When Shawn Colvin appears at the 20th Century Theatre on Wednesday, she’ll be showcasing not just a fine new record – “All Fall Down,” her eighth studio album since her first, 1989’s “Steady On” – but also a recently published memoir, “Diamond in the Rough.”
It has prompted attention for the way she goes beyond the stories behind the songs into the pain behind the public persona.
Colvin, 56, has struggled at various times with depression, alcoholism, eating disorders and failed relationships.
At the same time, she’s had a career as a singer-songwriter that has netted her three Grammy awards, including Song of the Year and Record of the Year for “Sunny Came Home” from the 1996 album “A Few Small Repairs.”
That controversial, memorable song told about a woman burning down her home – making “a few small repairs” to a presumably unsatisfactory life.
“It’s scary to write a book that’s personally revealing, so to get some positive feedback is very rewarding,” she said in a recent telephone interview from Cape Cod.
The book raises questions about how she’s been able to have the long career she’s had, given the problems she has struggled to surmount.
“I think you can ask anyone else with a chronic illness and find that, between treatment that’s successful and other coping mechanisms, you do carry on for the most part,” she said.
“There are periods you’re not able to do your best, but it’s like battling any other chronic disease. It’s very uncomfortable at times.
“It’s really just a question of dealing with your illness and doing your job,” she said. “Yeah, I’m on stage and I suppose that has its pressures. But it’s what I’m familiar with and able to do, even when not feeling my best.”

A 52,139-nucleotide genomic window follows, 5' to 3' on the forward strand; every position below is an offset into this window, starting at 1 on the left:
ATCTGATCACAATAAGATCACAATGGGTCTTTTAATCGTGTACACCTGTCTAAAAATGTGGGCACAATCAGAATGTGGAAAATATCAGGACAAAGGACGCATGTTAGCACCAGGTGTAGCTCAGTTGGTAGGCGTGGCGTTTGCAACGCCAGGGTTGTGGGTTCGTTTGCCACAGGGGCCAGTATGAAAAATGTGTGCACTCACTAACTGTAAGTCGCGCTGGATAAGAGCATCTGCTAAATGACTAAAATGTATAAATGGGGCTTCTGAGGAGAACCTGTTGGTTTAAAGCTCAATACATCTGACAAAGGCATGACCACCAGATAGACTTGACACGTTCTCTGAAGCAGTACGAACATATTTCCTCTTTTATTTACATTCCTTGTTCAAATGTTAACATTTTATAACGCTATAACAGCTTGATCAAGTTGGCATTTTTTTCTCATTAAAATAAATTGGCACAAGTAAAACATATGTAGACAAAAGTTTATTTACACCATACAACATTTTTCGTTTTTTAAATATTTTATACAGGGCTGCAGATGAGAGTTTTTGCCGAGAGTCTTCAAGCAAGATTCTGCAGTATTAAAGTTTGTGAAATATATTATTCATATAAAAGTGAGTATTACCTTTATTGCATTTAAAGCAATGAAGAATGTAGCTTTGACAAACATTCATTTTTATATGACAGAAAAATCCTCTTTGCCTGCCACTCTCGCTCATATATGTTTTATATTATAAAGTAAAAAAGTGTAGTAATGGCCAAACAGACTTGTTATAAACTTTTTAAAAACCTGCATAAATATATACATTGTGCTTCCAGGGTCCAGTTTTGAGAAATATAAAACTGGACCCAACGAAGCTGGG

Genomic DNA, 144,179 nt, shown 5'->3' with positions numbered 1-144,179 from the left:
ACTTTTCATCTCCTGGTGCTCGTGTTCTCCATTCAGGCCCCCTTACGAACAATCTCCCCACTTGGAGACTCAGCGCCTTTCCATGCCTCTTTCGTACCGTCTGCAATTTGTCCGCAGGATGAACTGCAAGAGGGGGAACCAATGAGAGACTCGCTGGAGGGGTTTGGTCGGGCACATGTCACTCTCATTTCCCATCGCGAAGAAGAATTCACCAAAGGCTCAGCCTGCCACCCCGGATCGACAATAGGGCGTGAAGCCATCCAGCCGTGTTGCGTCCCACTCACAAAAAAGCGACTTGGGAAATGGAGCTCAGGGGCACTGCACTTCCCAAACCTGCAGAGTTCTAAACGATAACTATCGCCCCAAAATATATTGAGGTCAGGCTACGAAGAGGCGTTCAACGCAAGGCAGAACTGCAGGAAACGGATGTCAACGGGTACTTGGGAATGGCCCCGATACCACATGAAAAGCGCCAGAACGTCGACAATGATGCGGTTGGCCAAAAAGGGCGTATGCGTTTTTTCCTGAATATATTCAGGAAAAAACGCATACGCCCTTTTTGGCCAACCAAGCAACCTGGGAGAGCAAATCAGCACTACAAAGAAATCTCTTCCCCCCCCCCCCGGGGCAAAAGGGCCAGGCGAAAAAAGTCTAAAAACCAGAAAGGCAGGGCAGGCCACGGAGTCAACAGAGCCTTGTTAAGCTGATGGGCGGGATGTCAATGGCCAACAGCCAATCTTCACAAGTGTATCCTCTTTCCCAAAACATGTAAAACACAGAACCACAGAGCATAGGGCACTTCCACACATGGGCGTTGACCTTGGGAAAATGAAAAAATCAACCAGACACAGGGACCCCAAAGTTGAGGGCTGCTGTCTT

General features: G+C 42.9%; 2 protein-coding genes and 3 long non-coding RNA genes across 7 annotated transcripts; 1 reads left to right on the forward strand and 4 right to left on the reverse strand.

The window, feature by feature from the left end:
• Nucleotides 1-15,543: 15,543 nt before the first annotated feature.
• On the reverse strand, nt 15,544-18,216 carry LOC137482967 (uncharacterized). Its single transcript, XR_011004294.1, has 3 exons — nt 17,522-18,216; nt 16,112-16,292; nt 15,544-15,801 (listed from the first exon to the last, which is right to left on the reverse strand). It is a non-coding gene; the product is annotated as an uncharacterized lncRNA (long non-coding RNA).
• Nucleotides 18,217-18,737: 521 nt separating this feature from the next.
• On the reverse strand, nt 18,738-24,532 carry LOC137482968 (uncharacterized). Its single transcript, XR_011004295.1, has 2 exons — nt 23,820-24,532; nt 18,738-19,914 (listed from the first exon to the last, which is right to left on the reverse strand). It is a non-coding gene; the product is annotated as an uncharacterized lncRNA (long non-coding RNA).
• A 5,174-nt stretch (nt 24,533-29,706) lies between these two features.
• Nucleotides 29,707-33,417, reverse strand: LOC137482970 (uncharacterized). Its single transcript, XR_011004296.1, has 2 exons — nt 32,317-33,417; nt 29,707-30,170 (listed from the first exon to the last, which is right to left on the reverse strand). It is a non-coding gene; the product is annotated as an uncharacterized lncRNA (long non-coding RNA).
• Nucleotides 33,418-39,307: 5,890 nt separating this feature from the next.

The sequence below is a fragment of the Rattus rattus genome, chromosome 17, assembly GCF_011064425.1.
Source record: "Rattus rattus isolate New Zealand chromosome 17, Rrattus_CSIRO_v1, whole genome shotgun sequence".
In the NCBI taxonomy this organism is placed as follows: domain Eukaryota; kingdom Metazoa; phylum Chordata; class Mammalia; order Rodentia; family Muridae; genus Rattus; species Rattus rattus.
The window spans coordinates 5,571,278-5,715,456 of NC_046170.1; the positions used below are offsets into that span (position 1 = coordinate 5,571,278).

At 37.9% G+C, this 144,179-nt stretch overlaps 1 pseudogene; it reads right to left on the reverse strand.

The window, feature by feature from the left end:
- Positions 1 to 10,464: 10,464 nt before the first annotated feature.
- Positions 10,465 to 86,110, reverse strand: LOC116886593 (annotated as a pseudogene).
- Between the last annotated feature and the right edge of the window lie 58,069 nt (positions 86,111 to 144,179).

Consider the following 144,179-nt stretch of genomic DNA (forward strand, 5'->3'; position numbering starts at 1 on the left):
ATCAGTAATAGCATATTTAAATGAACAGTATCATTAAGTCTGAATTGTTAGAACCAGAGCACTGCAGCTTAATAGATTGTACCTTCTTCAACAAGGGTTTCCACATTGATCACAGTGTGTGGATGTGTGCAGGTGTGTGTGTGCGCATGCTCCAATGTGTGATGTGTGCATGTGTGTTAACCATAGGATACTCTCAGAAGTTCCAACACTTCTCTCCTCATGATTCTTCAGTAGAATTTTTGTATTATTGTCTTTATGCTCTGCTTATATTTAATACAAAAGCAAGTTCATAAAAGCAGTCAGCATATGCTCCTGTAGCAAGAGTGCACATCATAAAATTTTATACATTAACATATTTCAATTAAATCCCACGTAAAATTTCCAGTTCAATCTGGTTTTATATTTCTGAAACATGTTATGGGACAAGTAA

Colvin, who was born in South Dakota but grew up elsewhere, learned guitar early and moved to Texas in the late 1970s, where she absorbed folk, rock, country and other musical elements.
She came to New York in the 1980s and made a mark in Greenwich Village folk-rock circles, singing backup on Suzanne Vega’s “Luka.”
Columbia Records signed her and released “Steady On,” which won her fast attention as a singer-songwriter to watch.
The new album, on Nonesuch Records, has Colvin at her best as a singer-songwriter, and she’ll be showcasing the material from her new album in her solo acoustic performance here.
The title song, co-penned by longtime partner John Leventhal, has dark lyrics about the way “the best of ’em wind up sweepin’ dirt off the street,” but it also has the kind of slashing, high-spirited rock ’n’ roll guitar hooks more suitable for dancing than somber reflection.
“The title song, even if it’s about struggle, is pretty upbeat, a pretty fun song,” she said. “We came up with the title together first. But I didn’t know what really to say. But you just start chipping away; you get a line here and a line there, and it starts to lead you on.”
“Also, (songwriting) has a great deal to do with how it sings. I don’t just sit there with a piece of paper and hear music in my head and then write lyrics. You have to sing along and see what comes out. Sometimes you don’t plan it – words just come. It’s a strange process, but you know when it’s working.”
Colvin has a loyal following now, but acknowledges it isn’t what it was when “Sunny Came Home” rose into the Top 10 and she was one of the headliners of the 1997 Lilith Fair, a tour featuring women singer-songwriters that itself became heralded as a concert-industry trendsetter.
“I don’t want to diminish that time when I had a big song,” she said. “It was a lot of fun. It was a time when singer-songwriters, especially women, were very popular. For me it was the perfect storm of right place, right time, right person.
“I loved the song and I think it deserved the attention it got. But I don’t set out to have big hits. I’m happy with where I am and where I’ve always been. The fans with me are the fans who will always be with me. I just happened to have a great ride, a very interesting experience.”